Most folks wonder why anyone would willingly run 26.2 miles, never mind doing it BAREFOOT! That's exactly what Ethiopia's Abebe Bikila did at the 1960 Olympics in Rome when he won the Gold Medal in the marathon. Americans viewing this and hearing about it at the time were thoroughly amazed and left it at that. A half century later a growing number of runners are leaving their high-tech running shoes at home to run barefoot -- well, not completely barefoot, in most cases they run with minimal foot coverings that protect the foot from sharp pointy things while allowing the foot to function naturally.

This writer recently received a couple of E-mails from a friend, runner Laura Bailiff, who, among other things, extolled her exuberance and experience in recently beginning to run "barefoot." Her messages were so interesting that I thought you'd like to hear what she has to say on the subject. First, though, here are some reasons why some runners have taken to running sans running shoes:

•Studies have shown that wearing shoes takes more energy and that on average one can run 3% faster running barefoot than with 12-ounce shoes, for example.

•One study showed that barefoot runners use 4% less oxygen.

•In January a Harvard scientist published an article that concluded that running without shoes can be less impactful. Further studies are needed to determine if this would lead to fewer injuries.

•Landing on the forefront of the foot (barefoot running style), instead of the heel, is the natural way humans are meant to run.

•Running barefoot is FUN!

Now, here's what my friend Laura had to say about the subject.

"All is going well with me and I continue to run almost daily. I have done four ultra's now but have pretty much settled into the marathon distance. I will do an ultra or two per year but it just takes so much training time and keeps me away from home too much. With one daughter soon to get married and another not far behind (twins), I like staying closer to home. I have been doing alot of barefoot running lately...actually not completely barefoot but in my Vibram Five Fingers. I recently did the Maui Oceanfront Marathon in them and I am loving the barefoot my times have improved when running barefoot. It is so much faster and I have heard this from other runners who are using the shoes. The surprising thing is, I have had no foot or knee issues of any kind and I feel better than ever running more natural. Before trying this, I did alot of research and I really believe barefooting is actually better. It's the way we were designed to run. I did not want to go completely barefoot as there is a definite problem with glass, nails, and other road hazards, but the Vibrams do protect your feet. Of course you still need to be aware of your running surface and watch the ground...something we should all be doing anyhow. Here is a pic just after finishing The Maui Oceanfront Marathon last month."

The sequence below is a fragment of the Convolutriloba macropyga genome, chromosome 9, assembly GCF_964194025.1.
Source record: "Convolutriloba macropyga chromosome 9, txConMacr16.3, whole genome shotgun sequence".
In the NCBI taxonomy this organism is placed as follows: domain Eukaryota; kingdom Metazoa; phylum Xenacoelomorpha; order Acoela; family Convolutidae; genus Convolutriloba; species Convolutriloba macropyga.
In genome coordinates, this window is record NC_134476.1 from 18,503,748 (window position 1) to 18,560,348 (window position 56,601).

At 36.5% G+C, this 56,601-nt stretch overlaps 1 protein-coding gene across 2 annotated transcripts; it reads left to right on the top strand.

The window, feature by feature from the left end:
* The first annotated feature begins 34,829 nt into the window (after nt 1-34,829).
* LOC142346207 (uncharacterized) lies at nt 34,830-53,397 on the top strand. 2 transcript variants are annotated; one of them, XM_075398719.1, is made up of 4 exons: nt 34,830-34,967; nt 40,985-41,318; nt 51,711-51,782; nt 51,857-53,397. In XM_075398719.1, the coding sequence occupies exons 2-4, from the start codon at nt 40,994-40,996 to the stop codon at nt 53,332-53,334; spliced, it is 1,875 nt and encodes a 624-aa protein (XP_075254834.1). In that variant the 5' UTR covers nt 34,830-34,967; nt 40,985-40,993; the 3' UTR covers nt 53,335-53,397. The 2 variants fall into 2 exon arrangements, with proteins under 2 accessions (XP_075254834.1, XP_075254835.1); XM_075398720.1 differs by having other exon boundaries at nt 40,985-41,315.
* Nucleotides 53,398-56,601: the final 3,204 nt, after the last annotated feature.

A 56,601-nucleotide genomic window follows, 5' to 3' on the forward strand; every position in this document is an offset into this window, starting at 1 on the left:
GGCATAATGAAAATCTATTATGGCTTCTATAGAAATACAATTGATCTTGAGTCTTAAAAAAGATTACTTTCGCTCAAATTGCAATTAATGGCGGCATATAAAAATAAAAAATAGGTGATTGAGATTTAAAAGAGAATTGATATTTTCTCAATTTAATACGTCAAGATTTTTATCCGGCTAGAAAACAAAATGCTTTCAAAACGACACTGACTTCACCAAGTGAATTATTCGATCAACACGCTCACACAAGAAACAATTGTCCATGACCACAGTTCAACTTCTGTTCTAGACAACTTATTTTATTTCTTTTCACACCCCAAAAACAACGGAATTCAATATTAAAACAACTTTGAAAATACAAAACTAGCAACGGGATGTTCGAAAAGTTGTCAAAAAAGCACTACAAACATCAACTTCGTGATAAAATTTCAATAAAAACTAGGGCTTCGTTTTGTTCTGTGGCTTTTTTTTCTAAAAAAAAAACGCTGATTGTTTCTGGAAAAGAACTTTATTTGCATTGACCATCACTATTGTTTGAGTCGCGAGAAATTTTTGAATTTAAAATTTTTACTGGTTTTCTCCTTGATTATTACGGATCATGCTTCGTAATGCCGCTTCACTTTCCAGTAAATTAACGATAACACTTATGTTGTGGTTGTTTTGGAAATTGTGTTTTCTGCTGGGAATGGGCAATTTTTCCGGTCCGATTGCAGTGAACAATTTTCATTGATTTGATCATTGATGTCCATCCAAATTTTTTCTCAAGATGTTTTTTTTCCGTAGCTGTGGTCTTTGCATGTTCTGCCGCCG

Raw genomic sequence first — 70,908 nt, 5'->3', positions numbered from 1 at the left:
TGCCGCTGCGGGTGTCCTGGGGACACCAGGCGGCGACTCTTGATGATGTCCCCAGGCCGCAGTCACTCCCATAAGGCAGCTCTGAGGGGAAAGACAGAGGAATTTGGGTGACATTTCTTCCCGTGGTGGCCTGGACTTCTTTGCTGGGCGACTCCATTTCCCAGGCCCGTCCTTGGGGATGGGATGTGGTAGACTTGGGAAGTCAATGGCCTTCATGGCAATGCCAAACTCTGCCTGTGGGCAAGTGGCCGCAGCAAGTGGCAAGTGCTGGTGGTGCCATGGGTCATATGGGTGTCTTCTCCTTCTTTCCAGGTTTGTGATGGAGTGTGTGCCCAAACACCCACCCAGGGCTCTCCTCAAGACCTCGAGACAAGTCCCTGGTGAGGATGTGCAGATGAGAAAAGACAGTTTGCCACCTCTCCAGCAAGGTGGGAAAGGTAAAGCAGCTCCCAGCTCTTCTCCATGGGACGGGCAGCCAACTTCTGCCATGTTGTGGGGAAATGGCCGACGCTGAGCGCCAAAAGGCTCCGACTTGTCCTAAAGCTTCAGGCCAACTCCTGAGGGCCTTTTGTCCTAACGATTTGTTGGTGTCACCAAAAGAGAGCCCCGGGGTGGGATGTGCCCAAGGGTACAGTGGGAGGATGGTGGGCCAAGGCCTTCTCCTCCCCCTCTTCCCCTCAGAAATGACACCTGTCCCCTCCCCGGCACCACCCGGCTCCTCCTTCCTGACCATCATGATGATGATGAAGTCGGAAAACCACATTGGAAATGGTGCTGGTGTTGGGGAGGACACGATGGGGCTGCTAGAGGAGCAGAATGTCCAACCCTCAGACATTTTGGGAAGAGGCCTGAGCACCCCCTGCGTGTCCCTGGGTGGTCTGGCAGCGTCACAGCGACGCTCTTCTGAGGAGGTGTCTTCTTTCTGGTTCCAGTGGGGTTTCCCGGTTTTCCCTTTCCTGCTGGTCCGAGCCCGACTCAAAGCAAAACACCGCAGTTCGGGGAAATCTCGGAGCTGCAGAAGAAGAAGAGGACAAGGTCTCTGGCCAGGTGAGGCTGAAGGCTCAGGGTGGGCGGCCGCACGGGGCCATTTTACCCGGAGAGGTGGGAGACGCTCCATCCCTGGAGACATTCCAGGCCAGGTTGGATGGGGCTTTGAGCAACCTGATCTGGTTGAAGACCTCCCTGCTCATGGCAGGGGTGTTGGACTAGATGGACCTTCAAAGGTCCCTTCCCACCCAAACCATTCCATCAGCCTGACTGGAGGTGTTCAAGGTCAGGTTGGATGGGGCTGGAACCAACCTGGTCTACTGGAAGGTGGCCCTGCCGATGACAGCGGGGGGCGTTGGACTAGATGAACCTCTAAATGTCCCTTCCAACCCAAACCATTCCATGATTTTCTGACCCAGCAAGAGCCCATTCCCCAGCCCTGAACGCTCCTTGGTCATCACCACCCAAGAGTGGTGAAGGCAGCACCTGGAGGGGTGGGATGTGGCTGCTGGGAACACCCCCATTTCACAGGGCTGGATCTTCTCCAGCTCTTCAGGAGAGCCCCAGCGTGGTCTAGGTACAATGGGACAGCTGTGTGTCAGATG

"Two weeks later I took a second place age group 55-59 at the Death Valley Trail marathon., although I did that one in regular running shoes. One thing about the Vibrams is you do feel the rocks underfoot, so they are not good for technical trail or gravel. I'll be doing the USMC at Pendleton in April and the OC Marathon in May in the barefooters. They do take some getting used to and a gradual buildup in them, as you are using new muscles to run this way."

"As I said, I did quite a bit of research on these crazy shoes before buying them, since they are not cheap. They run about $75-$100. has a pretty good website, although a bit hard to navigate through. I also searched online for people's opinions that had run in them for longer distances. I am pretty much always barefoot anyhow so my feet are rather tough to begin with, so that may make a difference as to how quickly I adapted to running in the Vibrams. They suggest a gradual build-up on the mileage in them and that is so not I just put them on and went out and did seven miles in them the first day. Funny you should mention Chi-running as several of the articles I read, mentioned this.
I started doing it just as a fun alternative and now I rarely run in regular shoes unless I absolutely have to. They are especially great in grass and even feel good when they get wet. No blister issues at all when they are wet and I can't say that about regular shoes. When I have gotten them especially dirty or muddy, I simply wear them into the shower to get them clean. They are also machine washable and then you just hang them to dry. I haven't had them long enough to see how long they hold up compared to my Aasics...time will tell. I run in the Sprints and I also own the slip on's without a strap. Both are great and you can run in any of them. Take care."

There's not much for me to add. One thing: Abebe Bikila did not run that Olympic marathon barefoot as a planned strategy. It turns out when he got to the Games, the running shoes that were available for him did not fit right and weren't to his liking, so he decided to run barefoot like he did back in his home country.

If you are thinking of running barefoot, do your research like Laura did because you can stress the achilles and calf muscles if you do too much too soon or don't adjust your running technique adequately.

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From Ed Mayhew: author of Fitter After 50 and other books, CDs, videos and articles on how you can make falling apart as you age merely an option -- not a mandate!